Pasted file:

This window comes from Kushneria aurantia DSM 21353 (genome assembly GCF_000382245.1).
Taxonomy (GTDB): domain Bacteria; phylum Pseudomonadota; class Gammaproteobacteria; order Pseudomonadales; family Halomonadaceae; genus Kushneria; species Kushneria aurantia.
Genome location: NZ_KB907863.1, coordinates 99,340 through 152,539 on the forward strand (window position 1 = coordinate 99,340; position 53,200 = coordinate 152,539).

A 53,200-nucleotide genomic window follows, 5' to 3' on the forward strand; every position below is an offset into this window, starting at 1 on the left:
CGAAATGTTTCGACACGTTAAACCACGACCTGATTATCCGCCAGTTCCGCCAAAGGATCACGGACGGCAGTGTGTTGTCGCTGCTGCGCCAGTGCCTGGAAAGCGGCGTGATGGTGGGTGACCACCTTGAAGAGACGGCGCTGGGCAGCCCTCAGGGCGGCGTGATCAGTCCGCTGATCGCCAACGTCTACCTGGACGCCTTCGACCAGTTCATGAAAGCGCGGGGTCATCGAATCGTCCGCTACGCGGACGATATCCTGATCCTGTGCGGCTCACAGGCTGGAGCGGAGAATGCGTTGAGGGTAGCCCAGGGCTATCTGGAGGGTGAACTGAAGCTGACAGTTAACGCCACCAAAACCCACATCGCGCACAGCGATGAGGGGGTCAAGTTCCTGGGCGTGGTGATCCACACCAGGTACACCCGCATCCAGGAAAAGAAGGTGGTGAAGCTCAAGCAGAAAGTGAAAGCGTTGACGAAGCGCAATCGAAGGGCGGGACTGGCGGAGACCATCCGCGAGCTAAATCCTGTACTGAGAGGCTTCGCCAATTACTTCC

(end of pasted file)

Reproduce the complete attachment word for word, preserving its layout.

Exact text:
This window comes from Kushneria aurantia DSM 21353 (genome assembly GCF_000382245.1).
Taxonomy (GTDB): domain Bacteria; phylum Pseudomonadota; class Gammaproteobacteria; order Pseudomonadales; family Halomonadaceae; genus Kushneria; species Kushneria aurantia.
Genome location: NZ_KB907863.1, coordinates 99,340 through 152,539 on the forward strand (window position 1 = coordinate 99,340; position 53,200 = coordinate 152,539).

A 53,200-nucleotide genomic window follows, 5' to 3' on the forward strand; every position below is an offset into this window, starting at 1 on the left:
CGAAATGTTTCGACACGTTAAACCACGACCTGATTATCCGCCAGTTCCGCCAAAGGATCACGGACGGCAGTGTGTTGTCGCTGCTGCGCCAGTGCCTGGAAAGCGGCGTGATGGTGGGTGACCACCTTGAAGAGACGGCGCTGGGCAGCCCTCAGGGCGGCGTGATCAGTCCGCTGATCGCCAACGTCTACCTGGACGCCTTCGACCAGTTCATGAAAGCGCGGGGTCATCGAATCGTCCGCTACGCGGACGATATCCTGATCCTGTGCGGCTCACAGGCTGGAGCGGAGAATGCGTTGAGGGTAGCCCAGGGCTATCTGGAGGGTGAACTGAAGCTGACAGTTAACGCCACCAAAACCCACATCGCGCACAGCGATGAGGGGGTCAAGTTCCTGGGCGTGGTGATCCACACCAGGTACACCCGCATCCAGGAAAAGAAGGTGGTGAAGCTCAAGCAGAAAGTGAAAGCGTTGACGAAGCGCAATCGAAGGGCGGGACTGGCGGAGACCATCCGCGAGCTAAATCCTGTACTGAGAGGCTTCGCCAATTACTTCC